Under the old law, divorces were only granted if there was an ‘irretrievable breakdown’ of a marriage.
Either one spouse had to allege ‘fault’ by the other – like adultery, unreasonable behaviour or desertion – or provided both parties agreed, the couple had to separate for at least two years to show sufficient evidence the split was serious.
A five-year separation was needed to divorce with no consent by one partner.
Couples can now get a no-fault divorce within six months. Joint applications are allowed, or one spouse can file then has 28 days to notify their partner, by email by default plus via a printed confirmation of the email by post.
A conditional order for divorce, previously the ‘decree nisi’, can be applied for 20 weeks after the first filing, and a final order, previously the ‘decree absolute’, can be applied for after 26 weeks.
Splitting pensions fairly in a divorce
A free jargon-busting guide launched by a legal charity helps couples divide one of their most valuable assets. Find out more here.
Divorces will proceed even if one partner is against, provided the right procedures have been followed.
Financial settlements will continue to be dealt with separately, and the Government is still looking at ways to reform this aspect of divorce.
However, experts have warned speedy ‘no fault’ divorces could make splitting financial assets like pensions fairly more challenging.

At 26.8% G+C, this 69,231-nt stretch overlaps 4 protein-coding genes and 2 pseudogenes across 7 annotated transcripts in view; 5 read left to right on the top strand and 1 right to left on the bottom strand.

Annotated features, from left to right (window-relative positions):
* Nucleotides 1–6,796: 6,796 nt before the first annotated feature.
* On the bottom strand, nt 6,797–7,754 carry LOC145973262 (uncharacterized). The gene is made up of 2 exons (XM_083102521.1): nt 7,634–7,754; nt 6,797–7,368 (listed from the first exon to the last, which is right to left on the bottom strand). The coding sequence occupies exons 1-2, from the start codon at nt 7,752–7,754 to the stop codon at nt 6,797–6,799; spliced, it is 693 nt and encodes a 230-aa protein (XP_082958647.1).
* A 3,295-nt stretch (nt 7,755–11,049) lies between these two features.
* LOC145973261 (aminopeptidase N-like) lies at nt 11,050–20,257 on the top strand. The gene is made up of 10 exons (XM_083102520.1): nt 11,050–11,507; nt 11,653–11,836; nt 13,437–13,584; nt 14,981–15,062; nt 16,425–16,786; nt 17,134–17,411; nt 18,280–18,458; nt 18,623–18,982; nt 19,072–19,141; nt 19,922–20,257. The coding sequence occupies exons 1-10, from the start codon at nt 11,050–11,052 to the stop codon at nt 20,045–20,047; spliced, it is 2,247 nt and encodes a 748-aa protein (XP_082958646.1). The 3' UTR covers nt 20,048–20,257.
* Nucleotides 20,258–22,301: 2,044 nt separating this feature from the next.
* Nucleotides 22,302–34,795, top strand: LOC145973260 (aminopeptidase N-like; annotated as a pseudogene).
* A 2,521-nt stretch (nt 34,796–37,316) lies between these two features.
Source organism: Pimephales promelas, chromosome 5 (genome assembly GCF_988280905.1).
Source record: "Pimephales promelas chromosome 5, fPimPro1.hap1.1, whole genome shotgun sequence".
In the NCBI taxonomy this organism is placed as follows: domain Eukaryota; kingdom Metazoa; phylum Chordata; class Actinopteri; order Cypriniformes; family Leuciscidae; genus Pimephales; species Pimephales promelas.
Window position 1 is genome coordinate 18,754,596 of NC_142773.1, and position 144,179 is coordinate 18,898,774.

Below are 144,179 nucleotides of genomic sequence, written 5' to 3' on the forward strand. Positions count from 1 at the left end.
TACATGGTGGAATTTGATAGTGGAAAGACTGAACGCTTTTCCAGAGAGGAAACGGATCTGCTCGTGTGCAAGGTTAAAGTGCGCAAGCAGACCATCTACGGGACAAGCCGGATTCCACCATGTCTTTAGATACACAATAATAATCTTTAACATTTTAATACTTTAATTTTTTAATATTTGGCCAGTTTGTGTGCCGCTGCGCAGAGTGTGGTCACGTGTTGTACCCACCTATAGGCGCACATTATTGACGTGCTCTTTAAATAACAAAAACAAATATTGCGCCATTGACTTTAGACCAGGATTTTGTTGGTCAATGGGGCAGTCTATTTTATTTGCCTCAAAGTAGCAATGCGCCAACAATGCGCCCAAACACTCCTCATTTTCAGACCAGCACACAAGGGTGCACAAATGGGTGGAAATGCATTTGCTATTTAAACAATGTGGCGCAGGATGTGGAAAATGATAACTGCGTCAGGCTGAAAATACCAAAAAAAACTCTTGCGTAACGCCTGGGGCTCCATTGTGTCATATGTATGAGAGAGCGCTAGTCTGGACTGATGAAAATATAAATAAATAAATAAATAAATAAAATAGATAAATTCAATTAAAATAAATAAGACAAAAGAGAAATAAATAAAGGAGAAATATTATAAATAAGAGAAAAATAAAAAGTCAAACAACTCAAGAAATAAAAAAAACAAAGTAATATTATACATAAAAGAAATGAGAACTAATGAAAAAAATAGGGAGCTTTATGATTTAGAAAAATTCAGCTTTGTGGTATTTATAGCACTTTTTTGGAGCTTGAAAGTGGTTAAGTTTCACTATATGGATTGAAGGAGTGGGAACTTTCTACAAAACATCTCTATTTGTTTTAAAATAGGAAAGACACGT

The new emphasis on haste could undermine the effective sharing of pension wealth at divorce, according to former Pensions Minister Steve Webb and family law barrister Rhys Taylor, who earlier this year published a joint paper warning of the pitfalls.
They say financial orders are only made in around one in three divorces, and not all of these orders cover pensions.
They add that research indicates divorced women in particular often end up with very low pensions in retirement, and are concerned the new process could make matters worse.
There are three main options when dealing with pensions in a divorce – sharing them on a clean break basis, one partner earmarking some of the income to be paid to an ex-spouse after retirement, and offsetting their value against other assets.
We looked here at why you might need financial advice as well as a lawyer even in an amicable divorce.
What does the Government say?
The Ministry of Justice says under the latest spending review it received a further £324million to improve timeliness in civil and family courts and tribunals.
It is undergoing a £1.3billion court reform programme to take advantage of technology and move more processes online.
The Ministry says significantly more hearings and cases are progressing compared to the beginning of the pandemic putting levels close to those of 2019, and meanwhile it is making greater use of the civil fee-paid judiciary to maximise capacity and hear more cases.
It is also recruiting more judges so more cases can be heard and encouraging ng increased use of mediation to try to divert cases away from the courtroom where appropriate.